Several days before the plot reached its bloody conclusion, Domitian claimed that Minerva, the Roman goddess of wisdom, had appeared to the him in a dream, from which the emperor emerged convinced his death would take place at midday. He became anxious at around that time each day.

On the day he was killed, Domitian repeatedly asked Stephanus, a servant, to tell him what time it was. Unbeknown to him, it was Stephanus who had been charged with carrying out the attack and he lied to the emperor, telling him that it was already late in the afternoon.

Reassured, Domitian went to his desk to work, only for Stephanus, who had been wearing a bandage on his arm for several days, pretending he had been injured, to appear at his side, claiming to have uncovered a plot. He handed the emperor a document, which Domitian read eagerly. While the emperor was distracted, Stephanus ripped off the bandage, under which he had been concealing a knife, and stabbed Domitian in the groin. 

Domitian fought back, drawing his own knife and inflicting a fatal wound on his assailant, but others appeared to finish the job.  His body was taken away and cremated, his nurse Phyllis taking his ashes away to be buried at the Flavian Temple. 

Senators could not contain their delight at his death, proclaimed Marcus Cocceius Nerva, a senior consul, as the new emperor,  and soon ordered that statues and arches Domitian built to celebrate his power were pulled down, his coins melted and his name erased from public records. There was said to be indifference among the public, but the army, who remained loyal to him, grieved his loss, and though their demands that the plotters be punished were initially refused, in time a number of trials and executions took place.

Roman historians such as Tacitus, Pliny the Younger, and Suetonius portrayed Domitian as a cruel and paranoid tyrant in their writings. Yet the view among many modern historians is that Domitian was a ruthless but efficient autocrat whose cultural, economic, and political policies laid the foundations for a period of peace and stability.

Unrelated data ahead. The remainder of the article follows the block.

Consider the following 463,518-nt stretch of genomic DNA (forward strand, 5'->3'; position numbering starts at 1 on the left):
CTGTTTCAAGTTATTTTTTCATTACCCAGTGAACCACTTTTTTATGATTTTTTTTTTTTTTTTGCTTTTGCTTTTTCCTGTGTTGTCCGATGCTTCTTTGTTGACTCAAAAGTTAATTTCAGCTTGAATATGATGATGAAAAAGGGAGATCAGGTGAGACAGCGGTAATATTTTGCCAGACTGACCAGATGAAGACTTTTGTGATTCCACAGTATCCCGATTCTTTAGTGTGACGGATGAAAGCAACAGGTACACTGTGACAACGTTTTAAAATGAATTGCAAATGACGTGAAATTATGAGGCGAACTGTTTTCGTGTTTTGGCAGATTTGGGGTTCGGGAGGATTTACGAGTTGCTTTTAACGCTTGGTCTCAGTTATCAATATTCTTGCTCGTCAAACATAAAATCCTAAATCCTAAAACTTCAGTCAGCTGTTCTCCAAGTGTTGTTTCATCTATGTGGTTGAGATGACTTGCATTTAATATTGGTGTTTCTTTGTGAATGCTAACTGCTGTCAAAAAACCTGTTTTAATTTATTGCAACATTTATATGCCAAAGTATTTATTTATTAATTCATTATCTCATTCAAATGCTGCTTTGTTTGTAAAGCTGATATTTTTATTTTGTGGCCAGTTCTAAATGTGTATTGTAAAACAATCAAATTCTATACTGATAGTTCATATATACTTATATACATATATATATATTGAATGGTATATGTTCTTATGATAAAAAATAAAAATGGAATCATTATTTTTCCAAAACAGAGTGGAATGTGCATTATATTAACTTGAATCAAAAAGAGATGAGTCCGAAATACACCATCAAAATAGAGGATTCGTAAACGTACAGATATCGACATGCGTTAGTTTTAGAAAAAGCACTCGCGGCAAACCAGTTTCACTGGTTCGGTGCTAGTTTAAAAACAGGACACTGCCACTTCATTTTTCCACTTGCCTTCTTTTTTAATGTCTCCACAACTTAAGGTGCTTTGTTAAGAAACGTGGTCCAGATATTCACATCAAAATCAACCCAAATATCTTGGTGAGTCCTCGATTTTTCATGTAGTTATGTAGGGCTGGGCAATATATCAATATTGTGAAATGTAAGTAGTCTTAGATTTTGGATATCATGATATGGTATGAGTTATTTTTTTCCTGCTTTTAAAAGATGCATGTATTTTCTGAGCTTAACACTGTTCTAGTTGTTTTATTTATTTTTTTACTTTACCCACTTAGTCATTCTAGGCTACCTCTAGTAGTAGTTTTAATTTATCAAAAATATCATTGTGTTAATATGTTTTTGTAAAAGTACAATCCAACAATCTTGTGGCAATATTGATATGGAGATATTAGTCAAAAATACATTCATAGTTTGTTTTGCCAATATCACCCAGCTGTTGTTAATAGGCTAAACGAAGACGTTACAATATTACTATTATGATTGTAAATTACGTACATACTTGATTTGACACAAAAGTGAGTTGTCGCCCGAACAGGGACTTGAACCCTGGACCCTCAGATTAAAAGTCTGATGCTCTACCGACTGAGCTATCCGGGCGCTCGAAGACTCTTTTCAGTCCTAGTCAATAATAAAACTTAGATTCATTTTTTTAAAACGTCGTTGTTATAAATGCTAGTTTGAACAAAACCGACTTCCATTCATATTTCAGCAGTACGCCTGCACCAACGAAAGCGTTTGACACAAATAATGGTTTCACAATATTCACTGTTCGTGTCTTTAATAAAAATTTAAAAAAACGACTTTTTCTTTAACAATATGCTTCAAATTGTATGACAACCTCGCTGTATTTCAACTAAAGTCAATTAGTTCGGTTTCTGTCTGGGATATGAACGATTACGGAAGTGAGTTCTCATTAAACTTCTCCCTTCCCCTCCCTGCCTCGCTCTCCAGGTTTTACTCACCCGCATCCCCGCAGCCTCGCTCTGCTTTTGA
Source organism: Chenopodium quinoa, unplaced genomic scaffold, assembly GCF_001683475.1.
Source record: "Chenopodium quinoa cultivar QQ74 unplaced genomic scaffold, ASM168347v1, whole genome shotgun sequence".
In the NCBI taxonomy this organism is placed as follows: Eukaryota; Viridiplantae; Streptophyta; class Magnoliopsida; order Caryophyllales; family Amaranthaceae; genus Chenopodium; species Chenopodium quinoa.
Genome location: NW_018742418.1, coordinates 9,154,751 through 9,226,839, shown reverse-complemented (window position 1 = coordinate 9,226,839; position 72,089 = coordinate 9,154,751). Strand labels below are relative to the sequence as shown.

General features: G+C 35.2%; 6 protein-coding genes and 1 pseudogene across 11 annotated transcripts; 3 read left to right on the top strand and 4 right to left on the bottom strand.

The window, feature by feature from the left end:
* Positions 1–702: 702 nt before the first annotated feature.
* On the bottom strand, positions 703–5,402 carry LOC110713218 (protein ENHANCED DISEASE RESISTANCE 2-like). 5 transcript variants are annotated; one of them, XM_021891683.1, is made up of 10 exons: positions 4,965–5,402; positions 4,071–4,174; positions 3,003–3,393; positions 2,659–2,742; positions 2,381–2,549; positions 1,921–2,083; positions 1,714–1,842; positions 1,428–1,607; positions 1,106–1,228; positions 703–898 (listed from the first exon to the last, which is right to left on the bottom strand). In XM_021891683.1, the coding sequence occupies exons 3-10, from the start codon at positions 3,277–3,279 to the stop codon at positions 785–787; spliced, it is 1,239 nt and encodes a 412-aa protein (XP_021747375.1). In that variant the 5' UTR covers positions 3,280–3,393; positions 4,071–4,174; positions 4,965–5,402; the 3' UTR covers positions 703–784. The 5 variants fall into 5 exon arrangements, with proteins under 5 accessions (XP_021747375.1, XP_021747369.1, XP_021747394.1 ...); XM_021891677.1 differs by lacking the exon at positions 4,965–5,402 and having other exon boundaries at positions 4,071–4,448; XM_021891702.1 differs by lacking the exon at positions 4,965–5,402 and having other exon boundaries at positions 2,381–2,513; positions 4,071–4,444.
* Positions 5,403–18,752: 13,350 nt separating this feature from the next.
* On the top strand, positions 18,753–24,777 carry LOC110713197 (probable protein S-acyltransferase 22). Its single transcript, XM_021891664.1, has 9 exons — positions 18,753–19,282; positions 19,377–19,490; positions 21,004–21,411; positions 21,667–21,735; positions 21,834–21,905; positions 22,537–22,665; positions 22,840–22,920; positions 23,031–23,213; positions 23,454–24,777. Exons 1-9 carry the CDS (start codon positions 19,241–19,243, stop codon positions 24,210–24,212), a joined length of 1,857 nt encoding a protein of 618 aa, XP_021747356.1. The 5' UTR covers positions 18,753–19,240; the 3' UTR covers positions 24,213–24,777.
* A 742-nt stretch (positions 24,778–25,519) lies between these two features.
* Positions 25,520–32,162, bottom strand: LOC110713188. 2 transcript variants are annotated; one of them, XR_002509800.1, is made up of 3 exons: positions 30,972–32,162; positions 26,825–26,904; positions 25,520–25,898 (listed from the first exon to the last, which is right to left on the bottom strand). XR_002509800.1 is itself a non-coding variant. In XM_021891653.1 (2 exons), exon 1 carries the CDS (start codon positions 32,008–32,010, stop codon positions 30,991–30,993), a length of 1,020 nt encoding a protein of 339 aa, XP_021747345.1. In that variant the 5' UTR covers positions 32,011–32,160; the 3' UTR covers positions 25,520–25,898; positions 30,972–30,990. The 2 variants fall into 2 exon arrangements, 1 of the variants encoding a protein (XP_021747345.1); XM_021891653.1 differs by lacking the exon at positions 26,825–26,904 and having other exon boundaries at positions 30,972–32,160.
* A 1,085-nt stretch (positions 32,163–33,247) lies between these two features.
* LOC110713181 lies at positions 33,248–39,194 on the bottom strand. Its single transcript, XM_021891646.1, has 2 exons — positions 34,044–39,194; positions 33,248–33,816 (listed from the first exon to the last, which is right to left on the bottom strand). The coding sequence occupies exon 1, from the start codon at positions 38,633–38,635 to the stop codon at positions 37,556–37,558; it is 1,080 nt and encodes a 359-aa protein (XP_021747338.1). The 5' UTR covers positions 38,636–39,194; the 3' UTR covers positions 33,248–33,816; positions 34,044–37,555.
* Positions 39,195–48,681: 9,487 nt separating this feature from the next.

A section of the visible remains of the  Domus Augustana on Rome's Palatine Hill
A section of the visible remains of the 
Domus Augustana on Rome's Palatine Hill
Travel tip:

The Flavian Palace,  also known as the Domus Flavia, was completed in 92 AD, its design attributed to Domitian’s master architect, Rabirius. Domus Flavia is the name for the northwestern section of the palace, which contained large rooms for official business, entertaining and ceremonial purposes. The domestic wing to the southeast, where the emperor lived, was called the Domus Augustana.  Running along the eastern side of the Domus Augustana was Domitian’s so-called Hippodrome or Stadium, which was actually an elaborate garden with the appearance of a Roman stadium, although it was too small to accommodate the chariot races of which Domitian was an enthusiastic spectator.  The remains sit atop the Palatine Hill.

The Villa of Domitian enjoyed commanding  views over beautiful Lago Albano outside Rome
The Villa of Domitian enjoyed commanding 
views over beautiful Lago Albano outside Rome
Travel tip:

The Villa of Domitian was a vast and sumptuous villa, built between 81 and 96AD, situated 20km (12 miles) outside Rome, in the Alban Hills, in the ancient territory of Ager Albanus, which contained the city of Alba Longa, overlooking the Lago Albano lake. The remains of the villa are located mostly within the estate of the Pontifical Villas of Castel Gandolfo, the traditional summer residence of the popes, with other relics in the towns of Castel Gandolfo and Albano Laziale. Some are visible in the gardens of the Villa Barberini. 

Also on this day:

1784: The birth of philanthropist and businessman Sir Moses Montefiore

1913: The birth of operatic baritone Tito Gobbi

1925: The birth of the avant-garde composer Luciano Berio